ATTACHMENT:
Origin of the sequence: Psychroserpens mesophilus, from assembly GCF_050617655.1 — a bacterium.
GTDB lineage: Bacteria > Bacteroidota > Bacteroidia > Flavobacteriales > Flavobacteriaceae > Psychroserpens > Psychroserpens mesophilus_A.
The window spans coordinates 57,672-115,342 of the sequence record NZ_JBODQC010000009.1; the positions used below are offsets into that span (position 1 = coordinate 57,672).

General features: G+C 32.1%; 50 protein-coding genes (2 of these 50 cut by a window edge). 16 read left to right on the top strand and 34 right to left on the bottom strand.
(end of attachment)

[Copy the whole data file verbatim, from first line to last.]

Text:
Origin of the sequence: Psychroserpens mesophilus, from assembly GCF_050617655.1 — a bacterium.
GTDB lineage: Bacteria > Bacteroidota > Bacteroidia > Flavobacteriales > Flavobacteriaceae > Psychroserpens > Psychroserpens mesophilus_A.
The window spans coordinates 57,672-115,342 of the sequence record NZ_JBODQC010000009.1; the positions used below are offsets into that span (position 1 = coordinate 57,672).

General features: G+C 32.1%; 50 protein-coding genes (2 of these 50 cut by a window edge). 16 read left to right on the top strand and 34 right to left on the bottom strand.